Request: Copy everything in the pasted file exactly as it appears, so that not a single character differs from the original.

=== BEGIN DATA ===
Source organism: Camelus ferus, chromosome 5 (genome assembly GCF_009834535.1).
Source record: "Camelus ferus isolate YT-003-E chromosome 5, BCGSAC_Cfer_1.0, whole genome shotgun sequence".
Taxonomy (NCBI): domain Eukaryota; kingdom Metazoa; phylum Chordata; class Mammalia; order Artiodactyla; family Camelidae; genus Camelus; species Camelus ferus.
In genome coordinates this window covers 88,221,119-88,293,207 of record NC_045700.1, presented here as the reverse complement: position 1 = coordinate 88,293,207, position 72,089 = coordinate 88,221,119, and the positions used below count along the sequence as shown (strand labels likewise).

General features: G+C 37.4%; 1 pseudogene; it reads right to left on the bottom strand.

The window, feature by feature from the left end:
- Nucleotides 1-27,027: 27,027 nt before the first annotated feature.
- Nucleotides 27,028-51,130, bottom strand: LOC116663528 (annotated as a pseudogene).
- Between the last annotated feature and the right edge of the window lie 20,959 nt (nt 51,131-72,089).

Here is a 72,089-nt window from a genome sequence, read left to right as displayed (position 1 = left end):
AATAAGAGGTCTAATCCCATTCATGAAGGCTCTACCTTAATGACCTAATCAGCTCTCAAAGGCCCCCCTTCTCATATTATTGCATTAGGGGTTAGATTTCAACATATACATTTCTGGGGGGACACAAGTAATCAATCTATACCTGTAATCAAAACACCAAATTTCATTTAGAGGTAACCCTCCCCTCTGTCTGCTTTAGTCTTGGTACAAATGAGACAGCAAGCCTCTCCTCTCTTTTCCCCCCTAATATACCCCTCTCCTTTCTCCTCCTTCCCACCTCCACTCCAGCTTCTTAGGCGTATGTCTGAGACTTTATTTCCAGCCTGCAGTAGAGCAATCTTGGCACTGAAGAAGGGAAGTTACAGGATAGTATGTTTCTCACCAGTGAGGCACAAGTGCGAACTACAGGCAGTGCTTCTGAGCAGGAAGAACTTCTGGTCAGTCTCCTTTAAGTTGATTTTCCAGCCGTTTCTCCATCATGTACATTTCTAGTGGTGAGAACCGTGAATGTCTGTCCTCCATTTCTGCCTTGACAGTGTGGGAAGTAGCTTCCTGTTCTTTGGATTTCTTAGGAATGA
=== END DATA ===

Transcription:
Source organism: Camelus ferus, chromosome 5 (genome assembly GCF_009834535.1).
Source record: "Camelus ferus isolate YT-003-E chromosome 5, BCGSAC_Cfer_1.0, whole genome shotgun sequence".
Taxonomy (NCBI): domain Eukaryota; kingdom Metazoa; phylum Chordata; class Mammalia; order Artiodactyla; family Camelidae; genus Camelus; species Camelus ferus.
In genome coordinates this window covers 88,221,119-88,293,207 of record NC_045700.1, presented here as the reverse complement: position 1 = coordinate 88,293,207, position 72,089 = coordinate 88,221,119, and the positions used below count along the sequence as shown (strand labels likewise).

General features: G+C 37.4%; 1 pseudogene; it reads right to left on the bottom strand.

The window, feature by feature from the left end:
- Nucleotides 1-27,027: 27,027 nt before the first annotated feature.
- Nucleotides 27,028-51,130, bottom strand: LOC116663528 (annotated as a pseudogene).
- Between the last annotated feature and the right edge of the window lie 20,959 nt (nt 51,131-72,089).

Here is a 72,089-nt window from a genome sequence, read left to right as displayed (position 1 = left end):
AATAAGAGGTCTAATCCCATTCATGAAGGCTCTACCTTAATGACCTAATCAGCTCTCAAAGGCCCCCCTTCTCATATTATTGCATTAGGGGTTAGATTTCAACATATACATTTCTGGGGGGACACAAGTAATCAATCTATACCTGTAATCAAAACACCAAATTTCATTTAGAGGTAACCCTCCCCTCTGTCTGCTTTAGTCTTGGTACAAATGAGACAGCAAGCCTCTCCTCTCTTTTCCCCCCTAATATACCCCTCTCCTTTCTCCTCCTTCCCACCTCCACTCCAGCTTCTTAGGCGTATGTCTGAGACTTTATTTCCAGCCTGCAGTAGAGCAATCTTGGCACTGAAGAAGGGAAGTTACAGGATAGTATGTTTCTCACCAGTGAGGCACAAGTGCGAACTACAGGCAGTGCTTCTGAGCAGGAAGAACTTCTGGTCAGTCTCCTTTAAGTTGATTTTCCAGCCGTTTCTCCATCATGTACATTTCTAGTGGTGAGAACCGTGAATGTCTGTCCTCCATTTCTGCCTTGACAGTGTGGGAAGTAGCTTCCTGTTCTTTGGATTTCTTAGGAATGA